Towards a Quaker View of Sex

About This Exhibit

The years following World War II were times of social upheaval in Western societies.  The nature of social values, relationships and behaviors were sharply questioned. New models of human interaction, belief systems and social structures were advocated.  In these changing times, a small group of liberal Quakers in Britain began grappling with how to respond compassionately to young adults struggling with sexual “problems,” particularly homosexuality. After six years of collaboration—drawing upon their Quaker gifts of listening and discerning—they published the most far-reaching report on human sexuality of their day. 

Quaker journalist David Blamires encapsulated this momentous study a decade after it was published as: “Towards a Quaker View of Sex expressed the kind of approach to sexual relationships toward which many people, particularly the younger generation, had been striving for a long time. It refused to pass simple traditional judgements on such matters as extramarital intercourse or homosexual relationships. Instead it asked searching questions about the depth and tenderness of relationships, about caring for other people, about wholeness and integrity and about the exploitation of other people for one’s own satisfaction.”  (Homosexuality on the Inside, page 3)

Towards a Quaker View of Sex (TQVOS) made a huge splash in its day—read, reviewed, praised and vilified in homes, meetings and secular and religious media in Britain, the U.S. and elsewhere.  Blamires notes: “The printed booklet was probably the most influential document published by British Quakers in the twentieth century, if one judges by the number of copies printed. It contributed massively to keeping the Friends Bookshop financially afloat.”  (Pushing at the Frontiers of Change, page 6)

Looking back from fifty years later we can admire the courage and foresight of these persons who broke new ground in attitudes toward sexual behavior and morality. Yet we also ask: how was it that these eleven educators and social scientists—all faithful Friends—were able to leap so far ahead of their time?

Your visit to this exhibit may help you understand that TQVOS was not just an historical accident, and not merely a matter of degree in improvement over other contemporary liberal struggles to address a particularly perplexing social concern. Rather, TQVOS can be seen as the inevitable and unique result of the Quaker way--which is to uphold, over all other moral imperatives (notably Biblical teachings and ecclesiastical pronouncements), the value of direct inspiration of the soul by a holy spirit. This emphasis on the primacy of human conscience goes back to the founding of Quakerism and motivates their entire history.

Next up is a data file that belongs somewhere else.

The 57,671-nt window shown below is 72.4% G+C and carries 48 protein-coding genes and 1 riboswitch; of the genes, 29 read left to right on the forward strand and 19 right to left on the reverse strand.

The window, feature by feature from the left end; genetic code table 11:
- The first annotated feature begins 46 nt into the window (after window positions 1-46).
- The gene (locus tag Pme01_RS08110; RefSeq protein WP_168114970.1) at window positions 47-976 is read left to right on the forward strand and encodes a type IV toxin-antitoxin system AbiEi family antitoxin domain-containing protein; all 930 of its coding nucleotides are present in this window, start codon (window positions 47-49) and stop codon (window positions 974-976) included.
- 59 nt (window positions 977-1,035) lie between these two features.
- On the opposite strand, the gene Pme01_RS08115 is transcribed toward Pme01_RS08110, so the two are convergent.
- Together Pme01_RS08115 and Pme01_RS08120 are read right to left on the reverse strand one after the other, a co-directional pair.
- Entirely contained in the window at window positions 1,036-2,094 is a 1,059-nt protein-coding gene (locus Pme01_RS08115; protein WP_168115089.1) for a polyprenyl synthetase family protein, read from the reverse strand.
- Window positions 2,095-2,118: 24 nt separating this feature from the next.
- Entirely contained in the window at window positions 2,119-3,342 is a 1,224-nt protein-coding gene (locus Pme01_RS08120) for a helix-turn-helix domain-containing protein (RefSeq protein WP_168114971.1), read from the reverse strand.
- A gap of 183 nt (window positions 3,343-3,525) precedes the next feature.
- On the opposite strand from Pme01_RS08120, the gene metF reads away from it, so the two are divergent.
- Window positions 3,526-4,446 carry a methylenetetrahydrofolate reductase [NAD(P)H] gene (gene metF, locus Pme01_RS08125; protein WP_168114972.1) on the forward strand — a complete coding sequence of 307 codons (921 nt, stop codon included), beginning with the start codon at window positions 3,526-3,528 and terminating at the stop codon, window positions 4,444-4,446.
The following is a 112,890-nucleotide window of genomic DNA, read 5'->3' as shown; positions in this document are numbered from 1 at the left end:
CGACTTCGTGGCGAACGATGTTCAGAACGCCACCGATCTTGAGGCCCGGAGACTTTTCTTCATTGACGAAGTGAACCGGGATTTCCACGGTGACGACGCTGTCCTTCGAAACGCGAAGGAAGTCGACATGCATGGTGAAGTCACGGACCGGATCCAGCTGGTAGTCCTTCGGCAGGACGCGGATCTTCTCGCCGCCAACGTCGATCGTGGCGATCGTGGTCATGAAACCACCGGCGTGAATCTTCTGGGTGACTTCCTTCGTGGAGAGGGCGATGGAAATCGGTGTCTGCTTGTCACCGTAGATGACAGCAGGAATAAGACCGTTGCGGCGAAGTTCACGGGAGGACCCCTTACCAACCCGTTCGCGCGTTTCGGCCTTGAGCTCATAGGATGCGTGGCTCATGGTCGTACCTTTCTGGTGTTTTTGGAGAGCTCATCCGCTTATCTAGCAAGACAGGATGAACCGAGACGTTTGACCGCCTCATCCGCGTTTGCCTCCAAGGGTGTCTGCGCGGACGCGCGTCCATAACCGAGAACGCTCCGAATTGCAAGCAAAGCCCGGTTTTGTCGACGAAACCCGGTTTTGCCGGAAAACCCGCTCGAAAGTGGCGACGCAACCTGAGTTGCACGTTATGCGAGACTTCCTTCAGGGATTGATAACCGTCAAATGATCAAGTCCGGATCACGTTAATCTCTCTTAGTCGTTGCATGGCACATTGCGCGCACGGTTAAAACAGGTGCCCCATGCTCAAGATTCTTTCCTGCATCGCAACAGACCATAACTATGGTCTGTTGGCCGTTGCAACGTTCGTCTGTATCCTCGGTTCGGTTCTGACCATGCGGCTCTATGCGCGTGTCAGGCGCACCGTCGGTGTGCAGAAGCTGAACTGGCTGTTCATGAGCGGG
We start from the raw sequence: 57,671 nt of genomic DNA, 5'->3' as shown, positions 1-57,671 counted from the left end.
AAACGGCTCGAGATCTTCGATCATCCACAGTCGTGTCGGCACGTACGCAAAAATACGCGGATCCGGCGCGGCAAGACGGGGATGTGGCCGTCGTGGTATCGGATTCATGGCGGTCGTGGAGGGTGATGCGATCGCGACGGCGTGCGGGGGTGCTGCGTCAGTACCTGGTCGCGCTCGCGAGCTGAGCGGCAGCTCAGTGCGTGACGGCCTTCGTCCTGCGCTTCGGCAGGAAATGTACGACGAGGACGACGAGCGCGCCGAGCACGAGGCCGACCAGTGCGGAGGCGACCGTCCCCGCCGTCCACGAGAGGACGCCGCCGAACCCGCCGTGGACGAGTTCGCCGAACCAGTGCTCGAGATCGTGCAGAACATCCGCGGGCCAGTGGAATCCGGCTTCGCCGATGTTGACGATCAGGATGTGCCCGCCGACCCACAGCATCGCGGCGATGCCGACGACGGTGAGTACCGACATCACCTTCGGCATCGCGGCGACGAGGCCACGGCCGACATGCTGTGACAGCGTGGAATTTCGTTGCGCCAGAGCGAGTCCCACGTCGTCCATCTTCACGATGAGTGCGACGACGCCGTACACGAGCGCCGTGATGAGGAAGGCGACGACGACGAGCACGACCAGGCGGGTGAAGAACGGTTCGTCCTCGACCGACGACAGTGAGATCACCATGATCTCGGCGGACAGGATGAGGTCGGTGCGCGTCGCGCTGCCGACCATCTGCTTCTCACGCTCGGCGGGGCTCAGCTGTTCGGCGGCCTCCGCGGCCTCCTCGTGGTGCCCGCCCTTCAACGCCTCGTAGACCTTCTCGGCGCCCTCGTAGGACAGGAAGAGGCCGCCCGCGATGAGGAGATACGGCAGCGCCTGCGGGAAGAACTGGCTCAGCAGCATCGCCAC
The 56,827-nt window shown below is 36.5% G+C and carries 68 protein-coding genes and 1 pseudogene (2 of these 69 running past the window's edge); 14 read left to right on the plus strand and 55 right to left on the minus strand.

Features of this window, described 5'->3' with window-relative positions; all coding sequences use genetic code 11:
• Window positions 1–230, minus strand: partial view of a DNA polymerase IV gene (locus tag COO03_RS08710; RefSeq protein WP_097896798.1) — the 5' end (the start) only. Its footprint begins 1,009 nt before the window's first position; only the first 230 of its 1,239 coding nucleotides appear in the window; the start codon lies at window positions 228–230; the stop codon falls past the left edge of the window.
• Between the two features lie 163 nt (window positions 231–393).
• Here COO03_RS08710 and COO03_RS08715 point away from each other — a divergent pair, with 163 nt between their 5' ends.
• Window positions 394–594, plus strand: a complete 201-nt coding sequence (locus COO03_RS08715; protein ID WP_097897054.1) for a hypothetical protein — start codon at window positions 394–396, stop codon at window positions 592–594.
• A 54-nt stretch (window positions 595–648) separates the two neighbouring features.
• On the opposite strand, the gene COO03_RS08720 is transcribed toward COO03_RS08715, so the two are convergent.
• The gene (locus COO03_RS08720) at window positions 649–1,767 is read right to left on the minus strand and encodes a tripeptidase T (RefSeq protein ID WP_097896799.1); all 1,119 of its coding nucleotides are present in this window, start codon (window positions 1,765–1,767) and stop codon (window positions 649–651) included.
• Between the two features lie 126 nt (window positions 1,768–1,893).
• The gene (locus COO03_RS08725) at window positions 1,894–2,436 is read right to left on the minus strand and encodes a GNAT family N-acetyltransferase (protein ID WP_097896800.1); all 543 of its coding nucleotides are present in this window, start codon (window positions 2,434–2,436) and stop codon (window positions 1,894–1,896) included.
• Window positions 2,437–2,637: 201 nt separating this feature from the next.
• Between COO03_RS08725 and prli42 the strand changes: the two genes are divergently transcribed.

In this online exhibition you can follow the development of TQVOS as it unfolded from 1957 through 1964 through the lens of its time. Review correspondence, memos, minutes and articles and hear recollections of the principal actors in this saga. Many of the artifacts in this exhibition have never before been viewed in public.  You can also explore the lives of these eleven remarkable persons. Unfortunately, few photographs of them turned up in our research, perhaps due to the modesty of the Quaker spirit. (NOTE: The most detailed narrative account of the TQVOS process can be found in Pushing at the Frontiers of Change by David Blamires, pages 1-19.)

This exhibition provides a unique opportunity to view these persons' interactions over several years--how attitudes and perspectives changed and the collective conclusions that emerged. As group member Keith Wedmore remarked in a June 17, 2012 interview:  “…that was the biggest bonding experience I’ve ever had…. I felt that I had ten very strong friends whom I could trust for life and would know that we would always support each other. We knew each other so well from having spent all that time discussing this… we could speak for the whole group every time on every matter, knowing that they would agree with us completely, and knowing, in fact, what we thought.”

Since TQVOS has been largely forgotten today, this exhibition will draw attention to its role and impact in the subsequent struggles for greater acceptance of LGBT persons in churches and in society.  Some of the statements in the report are classic and are echoed in studies from other religious leaders and bodies years thereafter:

  • One should no more deplore homosexuality than left-handedness.
  • Homosexual affection can be as selfless as heterosexual affection and therefore we cannot see that in some way it is morally worse.
  • sexuality, looked at dispassionately, is neither good nor evil, it is a fact of nature. But looking at it as Christians we have felt impelled to state without reservation that it is a glorious gift of God.

As historians, scholars and other interested persons study and analyze the significance and import of TQVOS, keep in mind that online exhibitions like this are organic and continue to expand.  So pass along additional artifacts, data and insights that will enhance this presentation and help ensure that TQVOS is seen and understood in its appropriate historical context.

Mark Bowman, curator
LGBT Religious Archives Network

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